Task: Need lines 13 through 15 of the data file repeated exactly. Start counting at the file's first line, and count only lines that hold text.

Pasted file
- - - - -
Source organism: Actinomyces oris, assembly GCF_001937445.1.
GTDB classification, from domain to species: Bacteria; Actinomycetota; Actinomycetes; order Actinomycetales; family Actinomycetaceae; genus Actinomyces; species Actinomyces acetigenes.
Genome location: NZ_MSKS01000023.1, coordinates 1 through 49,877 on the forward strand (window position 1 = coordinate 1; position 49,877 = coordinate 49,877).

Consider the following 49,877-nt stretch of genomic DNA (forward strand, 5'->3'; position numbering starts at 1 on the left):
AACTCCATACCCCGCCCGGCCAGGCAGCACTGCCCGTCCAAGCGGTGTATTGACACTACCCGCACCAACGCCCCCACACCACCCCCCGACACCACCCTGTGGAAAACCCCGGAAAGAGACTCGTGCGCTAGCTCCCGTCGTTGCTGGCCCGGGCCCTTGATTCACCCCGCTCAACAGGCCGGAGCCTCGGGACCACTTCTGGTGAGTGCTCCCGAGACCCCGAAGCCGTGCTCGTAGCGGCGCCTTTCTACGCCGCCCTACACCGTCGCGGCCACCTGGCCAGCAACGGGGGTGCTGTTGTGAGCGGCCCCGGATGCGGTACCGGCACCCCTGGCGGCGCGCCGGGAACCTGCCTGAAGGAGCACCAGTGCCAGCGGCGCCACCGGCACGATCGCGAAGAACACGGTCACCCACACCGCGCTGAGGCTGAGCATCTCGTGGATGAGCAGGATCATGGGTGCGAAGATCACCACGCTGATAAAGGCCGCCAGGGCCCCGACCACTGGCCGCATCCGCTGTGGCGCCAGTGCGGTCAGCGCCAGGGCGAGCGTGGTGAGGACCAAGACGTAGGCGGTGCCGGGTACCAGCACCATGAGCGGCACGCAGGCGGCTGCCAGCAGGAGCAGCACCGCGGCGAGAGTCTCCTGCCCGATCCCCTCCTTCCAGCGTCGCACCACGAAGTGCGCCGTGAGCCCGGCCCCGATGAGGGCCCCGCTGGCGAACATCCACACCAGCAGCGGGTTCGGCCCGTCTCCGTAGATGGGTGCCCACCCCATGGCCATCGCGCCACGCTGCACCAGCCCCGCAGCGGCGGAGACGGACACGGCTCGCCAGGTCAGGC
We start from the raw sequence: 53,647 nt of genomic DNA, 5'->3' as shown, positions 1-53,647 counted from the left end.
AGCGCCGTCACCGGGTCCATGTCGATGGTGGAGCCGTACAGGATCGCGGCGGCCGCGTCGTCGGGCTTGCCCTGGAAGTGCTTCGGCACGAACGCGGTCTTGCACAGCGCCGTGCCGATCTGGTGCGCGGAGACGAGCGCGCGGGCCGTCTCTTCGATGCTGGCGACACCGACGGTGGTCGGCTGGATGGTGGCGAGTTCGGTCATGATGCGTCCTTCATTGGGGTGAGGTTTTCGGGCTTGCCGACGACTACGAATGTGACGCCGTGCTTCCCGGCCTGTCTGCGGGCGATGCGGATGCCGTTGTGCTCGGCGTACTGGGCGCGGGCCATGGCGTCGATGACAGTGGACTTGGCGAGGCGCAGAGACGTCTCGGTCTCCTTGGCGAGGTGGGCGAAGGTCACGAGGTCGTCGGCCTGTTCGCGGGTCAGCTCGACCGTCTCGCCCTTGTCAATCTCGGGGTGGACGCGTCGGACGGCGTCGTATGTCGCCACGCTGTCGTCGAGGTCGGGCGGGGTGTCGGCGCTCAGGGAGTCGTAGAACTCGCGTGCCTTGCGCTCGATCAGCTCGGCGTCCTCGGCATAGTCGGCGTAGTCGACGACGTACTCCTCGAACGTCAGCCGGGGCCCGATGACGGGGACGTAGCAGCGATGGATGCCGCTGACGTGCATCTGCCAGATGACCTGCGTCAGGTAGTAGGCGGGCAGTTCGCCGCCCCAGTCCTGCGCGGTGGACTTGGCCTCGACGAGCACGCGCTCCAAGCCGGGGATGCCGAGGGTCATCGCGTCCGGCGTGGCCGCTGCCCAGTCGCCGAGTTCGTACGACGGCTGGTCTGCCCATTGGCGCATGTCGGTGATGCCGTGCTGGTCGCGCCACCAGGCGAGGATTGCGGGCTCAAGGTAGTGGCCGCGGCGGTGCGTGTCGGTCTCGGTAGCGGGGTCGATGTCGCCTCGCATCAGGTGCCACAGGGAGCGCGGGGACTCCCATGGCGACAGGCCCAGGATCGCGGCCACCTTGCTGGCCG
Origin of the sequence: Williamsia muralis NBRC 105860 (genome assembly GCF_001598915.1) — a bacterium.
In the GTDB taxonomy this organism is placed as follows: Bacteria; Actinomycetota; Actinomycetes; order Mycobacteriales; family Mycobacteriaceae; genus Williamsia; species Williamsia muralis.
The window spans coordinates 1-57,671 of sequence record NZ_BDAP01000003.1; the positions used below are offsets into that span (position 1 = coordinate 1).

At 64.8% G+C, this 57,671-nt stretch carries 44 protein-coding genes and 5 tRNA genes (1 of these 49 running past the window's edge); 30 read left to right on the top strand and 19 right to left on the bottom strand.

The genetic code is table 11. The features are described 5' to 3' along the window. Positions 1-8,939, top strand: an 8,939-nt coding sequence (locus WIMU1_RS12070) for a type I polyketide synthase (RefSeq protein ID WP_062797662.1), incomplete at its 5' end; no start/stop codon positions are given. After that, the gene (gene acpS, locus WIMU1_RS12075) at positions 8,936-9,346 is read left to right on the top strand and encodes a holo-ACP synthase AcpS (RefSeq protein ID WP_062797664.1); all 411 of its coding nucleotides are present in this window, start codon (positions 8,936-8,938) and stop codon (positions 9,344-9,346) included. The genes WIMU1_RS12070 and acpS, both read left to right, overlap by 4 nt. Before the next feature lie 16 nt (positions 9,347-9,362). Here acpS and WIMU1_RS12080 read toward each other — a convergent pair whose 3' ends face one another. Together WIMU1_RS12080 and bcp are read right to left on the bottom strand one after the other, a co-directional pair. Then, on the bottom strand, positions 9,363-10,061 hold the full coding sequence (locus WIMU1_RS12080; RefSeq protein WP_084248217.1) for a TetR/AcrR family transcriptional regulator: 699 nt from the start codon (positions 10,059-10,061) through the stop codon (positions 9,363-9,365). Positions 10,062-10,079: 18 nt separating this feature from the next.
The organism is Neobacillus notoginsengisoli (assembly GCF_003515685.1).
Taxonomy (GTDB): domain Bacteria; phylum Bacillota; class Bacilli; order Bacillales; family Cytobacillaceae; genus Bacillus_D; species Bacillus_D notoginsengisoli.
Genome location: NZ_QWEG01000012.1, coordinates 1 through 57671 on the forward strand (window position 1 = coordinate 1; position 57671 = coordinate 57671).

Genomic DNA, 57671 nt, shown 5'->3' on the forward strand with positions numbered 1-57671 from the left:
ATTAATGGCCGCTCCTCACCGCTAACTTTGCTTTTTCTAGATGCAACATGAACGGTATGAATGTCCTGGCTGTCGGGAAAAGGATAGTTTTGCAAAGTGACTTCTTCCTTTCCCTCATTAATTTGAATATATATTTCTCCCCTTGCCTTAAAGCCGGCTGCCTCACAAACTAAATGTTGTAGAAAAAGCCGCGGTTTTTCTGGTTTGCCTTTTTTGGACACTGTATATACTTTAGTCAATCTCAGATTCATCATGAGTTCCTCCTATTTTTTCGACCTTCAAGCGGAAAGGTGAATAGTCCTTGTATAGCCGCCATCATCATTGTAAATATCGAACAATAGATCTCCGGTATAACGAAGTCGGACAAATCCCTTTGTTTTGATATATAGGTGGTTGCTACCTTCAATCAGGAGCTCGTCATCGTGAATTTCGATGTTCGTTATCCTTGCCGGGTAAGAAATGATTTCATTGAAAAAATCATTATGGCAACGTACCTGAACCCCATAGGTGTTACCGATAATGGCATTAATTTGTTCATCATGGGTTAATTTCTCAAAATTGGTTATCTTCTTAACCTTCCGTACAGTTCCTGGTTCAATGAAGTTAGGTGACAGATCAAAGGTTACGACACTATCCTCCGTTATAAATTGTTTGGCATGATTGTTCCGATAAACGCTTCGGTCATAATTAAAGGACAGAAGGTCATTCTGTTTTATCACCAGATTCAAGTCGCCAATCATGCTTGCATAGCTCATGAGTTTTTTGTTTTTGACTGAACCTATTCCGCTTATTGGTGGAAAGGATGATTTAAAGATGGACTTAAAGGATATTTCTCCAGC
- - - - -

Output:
The organism is Neobacillus notoginsengisoli (assembly GCF_003515685.1).
Taxonomy (GTDB): domain Bacteria; phylum Bacillota; class Bacilli; order Bacillales; family Cytobacillaceae; genus Bacillus_D; species Bacillus_D notoginsengisoli.
Genome location: NZ_QWEG01000012.1, coordinates 1 through 57671 on the forward strand (window position 1 = coordinate 1; position 57671 = coordinate 57671).